New Linemen Tools and Practices
Linemen have demanding and dangerous jobs. It isn’t unusual for them to spend hours repairing cables, climbing poles, digging holes, and hauling heavy materials. As you can imagine, the job can lead to some long-term health issues, but new lineman tools and practices are changing this.
What Specific Risks do Linemen Face?
For one, ascending utility poles is rough on their knees, and because they often carry heavy equipment, there is an additional strain on their lower back. Also, linemen often perform twisting movements, which over time can make things worse.
These professionals often require physical therapy as well as surgery to repair the damages they sustain, but many linemen report that after such procedures are done they no longer have the same level of strength or movement. These issues often become even more pronounced when lineman reach retirement age and then leave the workforce, as they then have to deal with the damage they’ve accumulated over time.
Musculoskeletal disorders rarely emerge from a single incident. Rather, they are more often the culmination of multiple minor injuries which accumulate over a long period of time. Early in their careers, linemen will often ignore the soreness they experience after work, seeing it merely as a part of the job rather than the result of not working correctly. Few recognize the damage they’re adding to their softer tissue until it is too late.
Solutions That Help
Here are some tools and practices which can help linemen do their jobs without compromising their long term health:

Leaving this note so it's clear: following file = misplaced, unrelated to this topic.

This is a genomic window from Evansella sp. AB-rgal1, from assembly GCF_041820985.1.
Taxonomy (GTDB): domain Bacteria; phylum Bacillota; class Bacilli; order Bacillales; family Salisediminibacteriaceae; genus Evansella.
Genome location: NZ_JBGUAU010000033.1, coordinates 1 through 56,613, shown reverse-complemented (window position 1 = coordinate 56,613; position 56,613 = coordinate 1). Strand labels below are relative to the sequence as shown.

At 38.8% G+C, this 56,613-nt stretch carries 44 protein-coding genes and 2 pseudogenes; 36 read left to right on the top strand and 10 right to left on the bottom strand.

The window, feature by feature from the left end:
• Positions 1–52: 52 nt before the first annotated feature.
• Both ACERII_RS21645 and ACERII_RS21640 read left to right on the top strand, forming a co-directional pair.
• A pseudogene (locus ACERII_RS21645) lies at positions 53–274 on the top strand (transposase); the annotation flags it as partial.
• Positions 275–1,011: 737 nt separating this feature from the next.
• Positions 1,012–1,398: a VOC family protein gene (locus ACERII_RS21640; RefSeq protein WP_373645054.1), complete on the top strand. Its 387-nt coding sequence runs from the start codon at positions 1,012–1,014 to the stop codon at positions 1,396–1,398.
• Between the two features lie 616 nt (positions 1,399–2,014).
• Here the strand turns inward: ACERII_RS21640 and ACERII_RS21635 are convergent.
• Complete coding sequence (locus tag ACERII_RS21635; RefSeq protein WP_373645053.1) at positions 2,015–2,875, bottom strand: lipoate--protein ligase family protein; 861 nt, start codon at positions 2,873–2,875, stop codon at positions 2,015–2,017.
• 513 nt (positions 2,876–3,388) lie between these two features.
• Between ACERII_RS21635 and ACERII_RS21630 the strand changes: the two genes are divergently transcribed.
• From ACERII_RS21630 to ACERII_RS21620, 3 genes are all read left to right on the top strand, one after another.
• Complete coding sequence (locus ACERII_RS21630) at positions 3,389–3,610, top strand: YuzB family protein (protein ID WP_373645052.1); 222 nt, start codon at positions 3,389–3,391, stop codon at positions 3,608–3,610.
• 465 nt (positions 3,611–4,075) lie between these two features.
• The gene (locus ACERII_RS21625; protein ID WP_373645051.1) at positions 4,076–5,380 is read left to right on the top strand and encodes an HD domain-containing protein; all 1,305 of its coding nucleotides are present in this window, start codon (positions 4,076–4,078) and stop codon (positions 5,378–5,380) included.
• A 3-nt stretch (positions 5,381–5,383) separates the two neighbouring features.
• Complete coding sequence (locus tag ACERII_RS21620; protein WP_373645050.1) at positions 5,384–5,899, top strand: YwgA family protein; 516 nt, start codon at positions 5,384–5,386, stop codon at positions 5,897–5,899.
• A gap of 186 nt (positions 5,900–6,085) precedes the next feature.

- Operate Smarter
There are a variety of tools and equipment on the market which is designed to protect the backs, legs, spine, and eyes of linemen, and those employed in this field would do well to invest in it. This is not an industry where you want to use cheap or low-quality equipment.
A single fall from a utility pole can result in serious injury or death, not to mention the risks of being electrocuted. Lineman can’t afford to make mistakes. They must invest in the best equipment and see it as an investment that will protect their long-term health.
But owning the best equipment that money can buy isn’t enough; you’ve also got to use it properly. For instance, when a lineman has to dig up a ditch or hole, they will first want to figure out where the dirt should be thrown so they don’t need to continually twist their bodies. Another option is to use equipment that can do the digging on their behalf, which eliminates the need for such repetitive motions.
A lot of people disregard stretching, considering it a waste of time. It isn’t. Scientific research has consistently confirmed the benefits of stretching, emphasizing that it warms up your muscles, tendons, and ligaments which make them less susceptible to injury. Experts from Georgia Tech’s Research Institute have confirmed that organizations that established stretching programs saw a significant reduction in their injury rates, which could be as high as thirty percent or higher. Just as pro athletes stretch before a competition, so must linemen.